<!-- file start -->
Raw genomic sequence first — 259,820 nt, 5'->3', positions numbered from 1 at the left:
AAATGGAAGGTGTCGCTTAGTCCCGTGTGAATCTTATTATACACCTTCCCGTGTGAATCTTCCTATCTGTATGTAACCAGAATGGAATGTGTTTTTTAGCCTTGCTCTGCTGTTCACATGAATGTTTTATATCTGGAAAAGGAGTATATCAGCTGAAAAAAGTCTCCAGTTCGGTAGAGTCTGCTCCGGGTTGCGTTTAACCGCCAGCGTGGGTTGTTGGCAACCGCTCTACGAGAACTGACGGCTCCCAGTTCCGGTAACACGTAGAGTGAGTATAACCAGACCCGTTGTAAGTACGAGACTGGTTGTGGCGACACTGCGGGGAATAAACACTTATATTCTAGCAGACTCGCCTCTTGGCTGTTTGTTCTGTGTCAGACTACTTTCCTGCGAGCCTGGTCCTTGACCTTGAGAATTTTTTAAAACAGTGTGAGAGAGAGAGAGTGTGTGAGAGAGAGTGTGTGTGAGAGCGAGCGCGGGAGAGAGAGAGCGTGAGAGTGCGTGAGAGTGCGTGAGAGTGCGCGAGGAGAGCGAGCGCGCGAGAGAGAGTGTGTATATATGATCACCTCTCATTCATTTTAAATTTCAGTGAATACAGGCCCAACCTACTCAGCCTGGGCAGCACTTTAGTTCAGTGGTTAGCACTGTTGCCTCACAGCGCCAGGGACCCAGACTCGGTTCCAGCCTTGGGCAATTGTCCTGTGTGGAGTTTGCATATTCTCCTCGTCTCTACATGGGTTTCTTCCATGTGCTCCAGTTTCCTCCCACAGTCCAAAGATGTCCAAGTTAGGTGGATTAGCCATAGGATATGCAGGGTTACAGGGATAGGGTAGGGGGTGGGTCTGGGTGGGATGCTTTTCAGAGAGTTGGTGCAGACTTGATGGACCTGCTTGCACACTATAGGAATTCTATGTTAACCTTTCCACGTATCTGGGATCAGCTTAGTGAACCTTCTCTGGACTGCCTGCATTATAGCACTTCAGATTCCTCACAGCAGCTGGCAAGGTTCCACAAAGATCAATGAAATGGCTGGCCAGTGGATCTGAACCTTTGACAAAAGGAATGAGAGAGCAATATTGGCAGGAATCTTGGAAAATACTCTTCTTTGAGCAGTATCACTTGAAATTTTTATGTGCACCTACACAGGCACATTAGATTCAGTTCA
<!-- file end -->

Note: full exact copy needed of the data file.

Raw genomic sequence first — 259,820 nt, 5'->3', positions numbered from 1 at the left:
AAATGGAAGGTGTCGCTTAGTCCCGTGTGAATCTTATTATACACCTTCCCGTGTGAATCTTCCTATCTGTATGTAACCAGAATGGAATGTGTTTTTTAGCCTTGCTCTGCTGTTCACATGAATGTTTTATATCTGGAAAAGGAGTATATCAGCTGAAAAAAGTCTCCAGTTCGGTAGAGTCTGCTCCGGGTTGCGTTTAACCGCCAGCGTGGGTTGTTGGCAACCGCTCTACGAGAACTGACGGCTCCCAGTTCCGGTAACACGTAGAGTGAGTATAACCAGACCCGTTGTAAGTACGAGACTGGTTGTGGCGACACTGCGGGGAATAAACACTTATATTCTAGCAGACTCGCCTCTTGGCTGTTTGTTCTGTGTCAGACTACTTTCCTGCGAGCCTGGTCCTTGACCTTGAGAATTTTTTAAAACAGTGTGAGAGAGAGAGAGTGTGTGAGAGAGAGTGTGTGTGAGAGCGAGCGCGGGAGAGAGAGAGCGTGAGAGTGCGTGAGAGTGCGTGAGAGTGCGCGAGGAGAGCGAGCGCGCGAGAGAGAGTGTGTATATATGATCACCTCTCATTCATTTTAAATTTCAGTGAATACAGGCCCAACCTACTCAGCCTGGGCAGCACTTTAGTTCAGTGGTTAGCACTGTTGCCTCACAGCGCCAGGGACCCAGACTCGGTTCCAGCCTTGGGCAATTGTCCTGTGTGGAGTTTGCATATTCTCCTCGTCTCTACATGGGTTTCTTCCATGTGCTCCAGTTTCCTCCCACAGTCCAAAGATGTCCAAGTTAGGTGGATTAGCCATAGGATATGCAGGGTTACAGGGATAGGGTAGGGGGTGGGTCTGGGTGGGATGCTTTTCAGAGAGTTGGTGCAGACTTGATGGACCTGCTTGCACACTATAGGAATTCTATGTTAACCTTTCCACGTATCTGGGATCAGCTTAGTGAACCTTCTCTGGACTGCCTGCATTATAGCACTTCAGATTCCTCACAGCAGCTGGCAAGGTTCCACAAAGATCAATGAAATGGCTGGCCAGTGGATCTGAACCTTTGACAAAAGGAATGAGAGAGCAATATTGGCAGGAATCTTGGAAAATACTCTTCTTTGAGCAGTATCACTTGAAATTTTTATGTGCACCTACACAGGCACATTAGATTCAGTTCA